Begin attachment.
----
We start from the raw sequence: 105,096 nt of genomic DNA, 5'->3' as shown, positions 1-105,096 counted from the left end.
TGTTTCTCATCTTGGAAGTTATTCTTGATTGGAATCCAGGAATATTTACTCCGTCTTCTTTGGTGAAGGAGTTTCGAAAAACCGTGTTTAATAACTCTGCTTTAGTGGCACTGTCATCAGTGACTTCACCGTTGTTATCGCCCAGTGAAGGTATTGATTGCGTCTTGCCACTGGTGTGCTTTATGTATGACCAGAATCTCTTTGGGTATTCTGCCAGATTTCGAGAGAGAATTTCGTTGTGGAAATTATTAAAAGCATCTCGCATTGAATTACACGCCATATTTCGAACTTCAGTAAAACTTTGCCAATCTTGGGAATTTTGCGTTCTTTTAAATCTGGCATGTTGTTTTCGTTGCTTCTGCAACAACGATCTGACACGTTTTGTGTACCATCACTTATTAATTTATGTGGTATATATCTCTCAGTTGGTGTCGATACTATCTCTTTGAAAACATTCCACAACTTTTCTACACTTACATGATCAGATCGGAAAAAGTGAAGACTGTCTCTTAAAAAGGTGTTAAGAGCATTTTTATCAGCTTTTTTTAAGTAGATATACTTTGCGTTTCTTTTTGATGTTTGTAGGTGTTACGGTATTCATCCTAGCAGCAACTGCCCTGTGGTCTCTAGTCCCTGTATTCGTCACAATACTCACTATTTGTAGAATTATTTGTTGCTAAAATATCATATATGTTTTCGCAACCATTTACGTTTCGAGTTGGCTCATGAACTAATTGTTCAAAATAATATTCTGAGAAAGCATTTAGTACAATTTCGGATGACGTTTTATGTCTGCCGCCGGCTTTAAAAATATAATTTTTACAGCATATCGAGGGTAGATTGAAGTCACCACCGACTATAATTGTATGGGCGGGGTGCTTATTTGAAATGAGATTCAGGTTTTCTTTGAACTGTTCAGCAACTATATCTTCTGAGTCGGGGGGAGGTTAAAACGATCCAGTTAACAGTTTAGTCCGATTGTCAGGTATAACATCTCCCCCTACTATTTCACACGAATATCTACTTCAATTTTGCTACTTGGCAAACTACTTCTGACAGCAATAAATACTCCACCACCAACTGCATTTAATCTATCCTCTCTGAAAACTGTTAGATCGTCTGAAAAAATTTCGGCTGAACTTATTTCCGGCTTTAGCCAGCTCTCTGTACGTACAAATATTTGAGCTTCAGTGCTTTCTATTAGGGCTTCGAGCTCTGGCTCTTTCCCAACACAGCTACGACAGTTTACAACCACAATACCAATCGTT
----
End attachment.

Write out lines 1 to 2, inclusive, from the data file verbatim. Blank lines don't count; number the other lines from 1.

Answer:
We start from the raw sequence: 105,096 nt of genomic DNA, 5'->3' as shown, positions 1-105,096 counted from the left end.
TGTTTCTCATCTTGGAAGTTATTCTTGATTGGAATCCAGGAATATTTACTCCGTCTTCTTTGGTGAAGGAGTTTCGAAAAACCGTGTTTAATAACTCTGCTTTAGTGGCACTGTCATCAGTGACTTCACCGTTGTTATCGCCCAGTGAAGGTATTGATTGCGTCTTGCCACTGGTGTGCTTTATGTATGACCAGAATCTCTTTGGGTATTCTGCCAGATTTCGAGAGAGAATTTCGTTGTGGAAATTATTAAAAGCATCTCGCATTGAATTACACGCCATATTTCGAACTTCAGTAAAACTTTGCCAATCTTGGGAATTTTGCGTTCTTTTAAATCTGGCATGTTGTTTTCGTTGCTTCTGCAACAACGATCTGACACGTTTTGTGTACCATCACTTATTAATTTATGTGGTATATATCTCTCAGTTGGTGTCGATACTATCTCTTTGAAAACATTCCACAACTTTTCTACACTTACATGATCAGATCGGAAAAAGTGAAGACTGTCTCTTAAAAAGGTGTTAAGAGCATTTTTATCAGCTTTTTTTAAGTAGATATACTTTGCGTTTCTTTTTGATGTTTGTAGGTGTTACGGTATTCATCCTAGCAGCAACTGCCCTGTGGTCTCTAGTCCCTGTATTCGTCACAATACTCACTATTTGTAGAATTATTTGTTGCTAAAATATCATATATGTTTTCGCAACCATTTACGTTTCGAGTTGGCTCATGAACTAATTGTTCAAAATAATATTCTGAGAAAGCATTTAGTACAATTTCGGATGACGTTTTATGTCTGCCGCCGGCTTTAAAAATATAATTTTTACAGCATATCGAGGGTAGATTGAAGTCACCACCGACTATAATTGTATGGGCGGGGTGCTTATTTGAAATGAGATTCAGGTTTTCTTTGAACTGTTCAGCAACTATATCTTCTGAGTCGGGGGGAGGTTAAAACGATCCAGTTAACAGTTTAGTCCGATTGTCAGGTATAACATCTCCCCCTACTATTTCACACGAATATCTACTTCAATTTTGCTACTTGGCAAACTACTTCTGACAGCAATAAATACTCCACCACCAACTGCATTTAATCTATCCTCTCTGAAAACTGTTAGATCGTCTGAAAAAATTTCGGCTGAACTTATTTCCGGCTTTAGCCAGCTCTCTGTACGTACAAATATTTGAGCTTCAGTGCTTTCTATTAGGGCTTCGAGCTCTGGCTCTTTCCCAACACAGCTACGACAGTTTACAACCACAATACCAATCGTT